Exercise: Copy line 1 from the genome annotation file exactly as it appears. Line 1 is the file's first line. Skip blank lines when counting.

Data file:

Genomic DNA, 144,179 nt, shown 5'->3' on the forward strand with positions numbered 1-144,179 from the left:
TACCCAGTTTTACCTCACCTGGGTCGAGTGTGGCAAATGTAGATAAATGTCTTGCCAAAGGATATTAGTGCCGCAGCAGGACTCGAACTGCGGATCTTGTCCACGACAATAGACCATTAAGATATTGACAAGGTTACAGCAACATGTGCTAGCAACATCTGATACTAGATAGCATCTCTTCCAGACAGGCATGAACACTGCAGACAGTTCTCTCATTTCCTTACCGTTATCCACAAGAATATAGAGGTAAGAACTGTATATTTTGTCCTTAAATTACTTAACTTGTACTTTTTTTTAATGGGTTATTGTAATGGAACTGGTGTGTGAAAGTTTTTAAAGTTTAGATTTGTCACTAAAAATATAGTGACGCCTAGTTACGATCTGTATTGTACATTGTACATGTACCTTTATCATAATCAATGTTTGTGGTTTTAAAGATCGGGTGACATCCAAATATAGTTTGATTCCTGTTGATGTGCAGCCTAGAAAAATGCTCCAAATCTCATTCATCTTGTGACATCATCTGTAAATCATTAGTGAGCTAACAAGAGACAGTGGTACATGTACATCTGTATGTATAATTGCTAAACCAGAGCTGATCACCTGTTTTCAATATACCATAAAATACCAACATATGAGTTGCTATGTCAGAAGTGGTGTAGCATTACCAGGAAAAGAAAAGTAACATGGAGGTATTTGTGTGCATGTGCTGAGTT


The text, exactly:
Genomic DNA, 144,179 nt, shown 5'->3' on the forward strand with positions numbered 1-144,179 from the left: